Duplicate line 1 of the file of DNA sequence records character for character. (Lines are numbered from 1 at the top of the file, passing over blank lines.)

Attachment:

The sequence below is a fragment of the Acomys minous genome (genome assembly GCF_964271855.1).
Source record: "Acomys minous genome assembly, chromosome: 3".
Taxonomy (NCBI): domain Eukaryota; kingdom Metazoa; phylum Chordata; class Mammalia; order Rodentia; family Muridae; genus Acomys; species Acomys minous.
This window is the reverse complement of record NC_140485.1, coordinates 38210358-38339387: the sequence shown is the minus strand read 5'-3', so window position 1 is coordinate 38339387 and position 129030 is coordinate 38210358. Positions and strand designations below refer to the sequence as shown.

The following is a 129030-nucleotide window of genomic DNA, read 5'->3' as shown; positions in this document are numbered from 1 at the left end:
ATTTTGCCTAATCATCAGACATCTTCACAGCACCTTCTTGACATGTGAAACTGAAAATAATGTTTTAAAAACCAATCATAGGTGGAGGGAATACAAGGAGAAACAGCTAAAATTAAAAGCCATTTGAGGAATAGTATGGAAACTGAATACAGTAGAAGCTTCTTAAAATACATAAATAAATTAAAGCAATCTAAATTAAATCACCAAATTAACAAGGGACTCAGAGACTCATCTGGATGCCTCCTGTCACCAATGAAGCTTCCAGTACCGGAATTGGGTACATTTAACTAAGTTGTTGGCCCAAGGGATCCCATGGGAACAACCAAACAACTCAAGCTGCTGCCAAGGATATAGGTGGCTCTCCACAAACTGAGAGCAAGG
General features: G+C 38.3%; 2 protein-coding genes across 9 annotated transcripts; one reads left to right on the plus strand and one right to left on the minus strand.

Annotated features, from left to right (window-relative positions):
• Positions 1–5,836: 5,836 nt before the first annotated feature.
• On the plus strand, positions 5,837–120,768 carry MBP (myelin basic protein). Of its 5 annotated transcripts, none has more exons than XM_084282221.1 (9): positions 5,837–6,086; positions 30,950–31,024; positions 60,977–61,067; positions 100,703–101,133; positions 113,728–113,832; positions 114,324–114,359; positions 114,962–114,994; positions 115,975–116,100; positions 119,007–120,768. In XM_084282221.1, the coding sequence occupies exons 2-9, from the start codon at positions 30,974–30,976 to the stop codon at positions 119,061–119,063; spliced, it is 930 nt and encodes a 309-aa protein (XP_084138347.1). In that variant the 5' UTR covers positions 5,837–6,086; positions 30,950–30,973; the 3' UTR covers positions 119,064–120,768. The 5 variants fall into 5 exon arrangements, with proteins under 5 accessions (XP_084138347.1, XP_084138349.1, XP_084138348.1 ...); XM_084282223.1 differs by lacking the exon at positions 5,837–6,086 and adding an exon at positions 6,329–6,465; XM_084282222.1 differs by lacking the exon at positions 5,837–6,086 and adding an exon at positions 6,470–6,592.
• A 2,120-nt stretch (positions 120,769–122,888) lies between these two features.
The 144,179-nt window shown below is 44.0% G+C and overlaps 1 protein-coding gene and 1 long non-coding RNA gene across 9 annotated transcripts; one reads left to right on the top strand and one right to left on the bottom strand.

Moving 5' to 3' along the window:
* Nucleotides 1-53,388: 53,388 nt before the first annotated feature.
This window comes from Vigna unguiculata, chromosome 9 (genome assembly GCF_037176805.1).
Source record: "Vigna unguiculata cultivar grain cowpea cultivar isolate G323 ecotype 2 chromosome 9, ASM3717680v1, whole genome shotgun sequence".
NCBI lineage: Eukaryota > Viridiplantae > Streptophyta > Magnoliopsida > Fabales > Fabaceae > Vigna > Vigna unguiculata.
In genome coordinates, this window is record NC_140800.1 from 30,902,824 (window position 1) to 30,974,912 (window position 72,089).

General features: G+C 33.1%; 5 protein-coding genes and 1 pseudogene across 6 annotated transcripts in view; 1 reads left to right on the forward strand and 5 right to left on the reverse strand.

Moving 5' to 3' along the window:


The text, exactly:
The sequence below is a fragment of the Acomys minous genome (genome assembly GCF_964271855.1).